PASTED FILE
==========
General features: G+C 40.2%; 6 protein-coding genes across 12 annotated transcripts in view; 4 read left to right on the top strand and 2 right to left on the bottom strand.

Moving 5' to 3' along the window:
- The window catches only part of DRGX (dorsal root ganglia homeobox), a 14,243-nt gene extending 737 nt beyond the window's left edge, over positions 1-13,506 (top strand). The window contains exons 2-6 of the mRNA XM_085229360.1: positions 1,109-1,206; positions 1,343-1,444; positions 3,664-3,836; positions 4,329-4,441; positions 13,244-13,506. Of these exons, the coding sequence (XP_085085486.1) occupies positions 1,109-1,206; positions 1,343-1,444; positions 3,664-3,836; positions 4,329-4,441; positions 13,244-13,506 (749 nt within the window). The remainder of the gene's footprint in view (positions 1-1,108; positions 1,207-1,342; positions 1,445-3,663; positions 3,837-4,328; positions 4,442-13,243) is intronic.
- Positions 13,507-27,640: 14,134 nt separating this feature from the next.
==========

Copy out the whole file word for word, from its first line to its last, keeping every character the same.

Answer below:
General features: G+C 40.2%; 6 protein-coding genes across 12 annotated transcripts in view; 4 read left to right on the top strand and 2 right to left on the bottom strand.

Moving 5' to 3' along the window:
- The window catches only part of DRGX (dorsal root ganglia homeobox), a 14,243-nt gene extending 737 nt beyond the window's left edge, over positions 1-13,506 (top strand). The window contains exons 2-6 of the mRNA XM_085229360.1: positions 1,109-1,206; positions 1,343-1,444; positions 3,664-3,836; positions 4,329-4,441; positions 13,244-13,506. Of these exons, the coding sequence (XP_085085486.1) occupies positions 1,109-1,206; positions 1,343-1,444; positions 3,664-3,836; positions 4,329-4,441; positions 13,244-13,506 (749 nt within the window). The remainder of the gene's footprint in view (positions 1-1,108; positions 1,207-1,342; positions 1,445-3,663; positions 3,837-4,328; positions 4,442-13,243) is intronic.
- Positions 13,507-27,640: 14,134 nt separating this feature from the next.